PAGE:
Home School: What the World Can Learn from HK

Hong Kong's schools have come to the end of nearly one complete term of distance learning, and will return in a week for what could be an entire second term. What can other countries learn from them? What would the benefit of hindsight bring? We ask the principals of some of the territory's leading international schools...
Home School: What the World Can Learn from HK
By Carli Allan
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Moving teachers and students online has had plenty of challenges, but we are seeing schools worldwide trying, adjusting and sharing what works and what doesn’t. As one of the first countries to close schools, Hong Kong has unintentionally become a test bed for online or distance learning.

Local and international schools in Hong Kong have been closed for eight weeks. Students spent the majority of Term 2 using distance learning, and they look set to complete the rest of this academic year doing the same. It’s been a learning journey where schools have responded and adjusted to make online education more focused on wellbeing and community; and they have become more innovative and creative to bring sports days, house competitions and library sessions into the student’s living room.

Where Hong Kong’s international schools stand firm, though, is on fees. There are no waivers or discounts on annual tuition fees as we’ve seen in countries such as Singapore and the UAE. However, 2020-21 tuition fees have been frozen at all English School Foundation (ESF) schools, and some other international schools including Wycombe Abbey and Mount Kelly.

Just as Covid-19 is a universal problem, distance learning is a shared experience where schools in different countries can learn from each other, perhaps more than they normally would. While Hong Kong may not be a pioneer in online learning, it can share the experience of doing it for the longest time. So, as Hong Kong’s international schools prepare to ‘virtually’ reopen for Term 3, what can we learn from them?

Principals in Hong Kong can offer schools around the world the benefit of hindsight. Their advice therefore is invaluable.

Rain Jones, head of schools and governor at Mount Kelly School Hong Kong, encourages schools to fully prepare staff and students for an unfamiliar way of learning.

Jones said: “I would say initially a lot of guidance is needed to make it effective and successful. Teachers need more CPD (continuous professional development) on how to deal with specific aspects of live teaching, and the children need to be better prepared on how to use technology more effectively.”

Kellett School urges school to focus on student wellbeing.

“Although we’re relieved to say we prioritised it from the outset, our top advice would be not to underestimate the wellbeing needs of the community during this period – be sure to embed it in your home learning and parental communications from the outset.”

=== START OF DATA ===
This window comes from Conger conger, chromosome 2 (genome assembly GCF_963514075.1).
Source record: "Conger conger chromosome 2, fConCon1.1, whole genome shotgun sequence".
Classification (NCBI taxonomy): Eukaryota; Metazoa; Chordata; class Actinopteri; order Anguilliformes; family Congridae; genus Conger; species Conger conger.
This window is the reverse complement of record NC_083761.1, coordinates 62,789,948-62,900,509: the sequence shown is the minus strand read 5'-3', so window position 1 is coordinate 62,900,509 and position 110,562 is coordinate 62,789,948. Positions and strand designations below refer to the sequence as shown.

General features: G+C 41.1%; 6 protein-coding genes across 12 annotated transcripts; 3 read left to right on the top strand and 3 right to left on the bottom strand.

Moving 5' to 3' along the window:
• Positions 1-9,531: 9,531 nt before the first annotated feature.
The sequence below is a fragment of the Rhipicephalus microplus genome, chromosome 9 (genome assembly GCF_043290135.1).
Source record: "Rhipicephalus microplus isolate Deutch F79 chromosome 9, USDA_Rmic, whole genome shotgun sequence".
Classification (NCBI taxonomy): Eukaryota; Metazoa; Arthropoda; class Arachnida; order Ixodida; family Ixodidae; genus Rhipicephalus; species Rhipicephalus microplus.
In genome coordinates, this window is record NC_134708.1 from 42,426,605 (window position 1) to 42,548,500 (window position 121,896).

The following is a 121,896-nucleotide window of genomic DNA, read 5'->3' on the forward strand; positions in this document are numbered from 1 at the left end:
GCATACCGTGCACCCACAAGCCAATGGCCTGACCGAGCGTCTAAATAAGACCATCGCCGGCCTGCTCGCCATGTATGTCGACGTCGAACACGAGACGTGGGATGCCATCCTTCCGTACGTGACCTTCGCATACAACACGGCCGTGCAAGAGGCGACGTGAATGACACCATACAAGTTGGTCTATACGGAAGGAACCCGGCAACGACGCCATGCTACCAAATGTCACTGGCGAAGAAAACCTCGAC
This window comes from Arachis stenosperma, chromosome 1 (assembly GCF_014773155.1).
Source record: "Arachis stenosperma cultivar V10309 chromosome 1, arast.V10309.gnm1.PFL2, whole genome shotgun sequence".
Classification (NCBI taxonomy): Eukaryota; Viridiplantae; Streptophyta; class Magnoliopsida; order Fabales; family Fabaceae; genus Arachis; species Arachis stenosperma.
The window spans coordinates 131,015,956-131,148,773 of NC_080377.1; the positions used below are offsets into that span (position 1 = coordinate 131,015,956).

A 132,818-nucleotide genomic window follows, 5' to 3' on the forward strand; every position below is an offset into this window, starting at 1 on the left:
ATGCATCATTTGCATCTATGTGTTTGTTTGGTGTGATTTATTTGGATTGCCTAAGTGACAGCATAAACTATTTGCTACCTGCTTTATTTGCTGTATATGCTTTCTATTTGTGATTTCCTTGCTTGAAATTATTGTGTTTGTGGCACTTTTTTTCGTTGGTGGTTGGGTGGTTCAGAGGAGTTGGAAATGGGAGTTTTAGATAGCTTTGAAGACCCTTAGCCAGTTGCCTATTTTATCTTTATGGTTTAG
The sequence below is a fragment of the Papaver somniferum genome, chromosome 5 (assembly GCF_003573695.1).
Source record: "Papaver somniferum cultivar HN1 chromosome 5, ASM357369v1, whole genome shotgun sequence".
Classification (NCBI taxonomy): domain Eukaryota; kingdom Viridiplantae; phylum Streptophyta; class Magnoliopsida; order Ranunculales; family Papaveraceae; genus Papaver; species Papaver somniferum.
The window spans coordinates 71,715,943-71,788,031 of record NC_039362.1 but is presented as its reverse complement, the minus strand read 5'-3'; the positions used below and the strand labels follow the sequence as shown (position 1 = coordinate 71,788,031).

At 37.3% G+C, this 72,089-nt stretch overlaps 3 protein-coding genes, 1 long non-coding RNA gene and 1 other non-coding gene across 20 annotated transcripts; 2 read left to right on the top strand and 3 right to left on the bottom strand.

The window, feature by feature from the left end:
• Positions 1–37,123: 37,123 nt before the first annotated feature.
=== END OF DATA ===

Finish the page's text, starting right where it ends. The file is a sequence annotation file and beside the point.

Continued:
Malvern College Hong Kong agrees by advising schools to “build in activities/days which will focus on community spirit and wellbeing and provide a change of routine e.g. wellbeing days, house competitions, etc.”. And, in terms of academics, the school says there is a need to “Adopt a ‘Quality Over Quantity’ approach to home learning. Due to the increased intensity of home learning, we recommend designing bite-sized learning units.”

Wycombe Abbey School Hong Kong’s recommendation is to start early: “Our advice would be that starting as soon as possible is the best policy. Incorporating technology into learning is so important for pupils today.”

An online lesson with students at Wycombe Abbey

How has online learning evolved in Hong Kong’s schools?

While the focus on the first few weeks was on how to deliver academic content online, teachers are now shifting attention towards building non-academic and extra-curricular activities into the virtual school day.

Hong Kong’s schools have listened to feedback from staff meetings, used the results of parent and student surveys, and monitored children’s engagement and progress to bring students together and boost wellbeing. As a result, we’re seeing ‘virtual’ whole-school events, house challenges and class activities that have always been a standard addition to the daily academic timetable. As Mount Kelly says, it is “trying to make it as similar as possible to what a normal school day would look like”.

Kellett School says: “With schools closed since the end of January our staff have had to get very creative indeed to keep our students engaged and motivated.

"We have had a book day, science day with videos of staff experiments and experiments to do at home. We have had sports challenges and competitions ranging from daily step counts to Geocaching, and we have had a live-streamed gig with a mix of staff and students performing.”